Council tax rise agreed by Worthing Borough Council after five-year freeze

W03046H14-TownHall''Worthing Town Hall     Adur and Worthing  district council  Chapel Road   Worthing ENGSUS00120140115173716
W03046H14-TownHall''Worthing Town Hall Adur and Worthing district council Chapel Road Worthing ENGSUS00120140115173716

AN EXTRA £4.23 is set to be added to the yearly council tax bill for Worthing’s Band D households from April.

Worthing Borough Council’s executive agreed to the 1.96 per cent increase on Tuesday night, which equates to around 8p a week for a Band D property, on top of rises proposed by Sussex Police and West Sussex County Council.

Worthing Borough Council leader Daniel Humphreys

Worthing Borough Council leader Daniel Humphreys

This follows five years of council tax freezes by the authority, but the Revenue Support Grant it receives from central Government is being heavily reduced and is expected to disappear by 2019/2020.

Mark Nolan, Worthing Borough council’s executive member for resources, said: “This is about ensuring a balanced budget and ensuring value for money for local tax payers.”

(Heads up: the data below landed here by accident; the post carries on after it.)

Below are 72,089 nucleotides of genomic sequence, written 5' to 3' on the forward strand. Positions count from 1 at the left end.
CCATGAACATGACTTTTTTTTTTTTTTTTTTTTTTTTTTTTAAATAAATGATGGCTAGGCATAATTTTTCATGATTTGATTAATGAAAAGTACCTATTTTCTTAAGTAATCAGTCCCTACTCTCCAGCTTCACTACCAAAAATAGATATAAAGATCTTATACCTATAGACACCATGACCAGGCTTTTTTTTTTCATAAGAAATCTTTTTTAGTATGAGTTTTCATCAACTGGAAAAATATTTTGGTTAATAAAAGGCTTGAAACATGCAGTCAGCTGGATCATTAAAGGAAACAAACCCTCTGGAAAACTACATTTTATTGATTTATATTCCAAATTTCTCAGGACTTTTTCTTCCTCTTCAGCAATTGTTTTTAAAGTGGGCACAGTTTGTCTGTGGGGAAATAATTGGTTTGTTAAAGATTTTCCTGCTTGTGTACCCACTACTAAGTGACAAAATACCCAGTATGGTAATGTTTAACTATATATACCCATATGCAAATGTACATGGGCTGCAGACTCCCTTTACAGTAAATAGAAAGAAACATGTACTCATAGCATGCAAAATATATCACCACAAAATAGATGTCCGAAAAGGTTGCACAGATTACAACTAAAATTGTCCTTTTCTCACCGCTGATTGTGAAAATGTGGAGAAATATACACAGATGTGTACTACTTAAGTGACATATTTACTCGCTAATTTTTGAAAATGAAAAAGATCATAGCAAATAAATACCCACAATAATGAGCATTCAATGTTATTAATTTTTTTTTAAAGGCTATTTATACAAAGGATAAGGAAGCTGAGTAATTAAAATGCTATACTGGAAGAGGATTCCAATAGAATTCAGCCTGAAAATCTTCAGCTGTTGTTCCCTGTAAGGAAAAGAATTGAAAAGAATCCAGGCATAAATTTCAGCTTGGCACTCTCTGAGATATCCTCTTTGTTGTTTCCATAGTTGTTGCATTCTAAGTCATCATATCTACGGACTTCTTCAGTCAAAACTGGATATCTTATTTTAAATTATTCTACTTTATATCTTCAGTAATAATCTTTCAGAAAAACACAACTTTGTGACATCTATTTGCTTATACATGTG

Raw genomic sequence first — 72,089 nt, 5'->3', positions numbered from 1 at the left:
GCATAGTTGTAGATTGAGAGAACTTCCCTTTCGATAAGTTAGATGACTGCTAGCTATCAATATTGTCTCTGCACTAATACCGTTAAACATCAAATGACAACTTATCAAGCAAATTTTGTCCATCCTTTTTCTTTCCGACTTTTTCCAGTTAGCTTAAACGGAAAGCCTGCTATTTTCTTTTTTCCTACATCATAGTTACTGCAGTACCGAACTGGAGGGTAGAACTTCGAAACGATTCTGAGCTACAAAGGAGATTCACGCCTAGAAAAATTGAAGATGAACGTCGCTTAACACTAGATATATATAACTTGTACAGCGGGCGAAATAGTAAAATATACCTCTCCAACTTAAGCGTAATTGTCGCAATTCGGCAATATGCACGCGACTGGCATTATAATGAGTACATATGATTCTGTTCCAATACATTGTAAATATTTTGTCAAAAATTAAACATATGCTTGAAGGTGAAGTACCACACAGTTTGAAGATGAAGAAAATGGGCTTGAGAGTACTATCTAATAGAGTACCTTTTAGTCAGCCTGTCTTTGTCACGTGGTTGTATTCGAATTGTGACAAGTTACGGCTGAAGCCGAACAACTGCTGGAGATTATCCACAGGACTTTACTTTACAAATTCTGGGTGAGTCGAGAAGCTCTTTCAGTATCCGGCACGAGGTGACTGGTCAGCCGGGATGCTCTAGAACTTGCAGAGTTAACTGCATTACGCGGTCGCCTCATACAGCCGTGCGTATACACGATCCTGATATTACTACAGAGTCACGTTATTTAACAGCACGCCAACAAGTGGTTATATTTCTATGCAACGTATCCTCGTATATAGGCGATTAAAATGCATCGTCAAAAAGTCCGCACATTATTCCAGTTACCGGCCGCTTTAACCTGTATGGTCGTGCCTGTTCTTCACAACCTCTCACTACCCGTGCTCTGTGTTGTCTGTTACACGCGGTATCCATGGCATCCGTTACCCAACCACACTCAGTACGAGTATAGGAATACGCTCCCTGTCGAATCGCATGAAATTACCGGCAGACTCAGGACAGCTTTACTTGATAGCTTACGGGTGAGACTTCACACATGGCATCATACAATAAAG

He explained they were looking at other ways of generating income apart from council tax, and had a strategy in place ‘to build a sound financial footing for this authority’.

Council leader Daniel Humphreys said that when the last council tax rise in Worthing was announced in 2010, a 2.5 per cent increase was seen as something ‘quite astonishing’, given the rate of increases under 13 years of a Labour Government.

He said if Conservatives had gone to the electorate in April 2010 promising five years of council tax freezes ‘people would not have taken that credibly’.

If on top of freezing council tax they would have promised to keep essential services going, take back control of Worthing town centre’s car parks, keep the theatre venues open and improve them, keep leisure centres open and build a new one, he suggested they might have been ‘wrapped up in straitjackets and taken away’.

Mr Humphreys added: “It’s a real record of success.”

He argued that all Conservative councillors could be ‘proud of this achievement’ and said their duty was to make sure there was stability and security going forward.

Officers explained that some local authorities had received a transition grant from central Government, something that was announced earlier this week. Worthing Borough Council’s share is £99,000, which would replace plans to take money out of reserves.

When the council consulted on a possible council tax increase, 63.2 per cent of respondents voted in favour of a ‘small increase which will help the councils to protect priority services’, while 36.3 per cent preferred to freeze council tax and potentially reduce services.

The county council’s increase is set to cost Band D tax payers an extra £45.90 a year while the rise by Sussex Police will add another £5 to the average bill.

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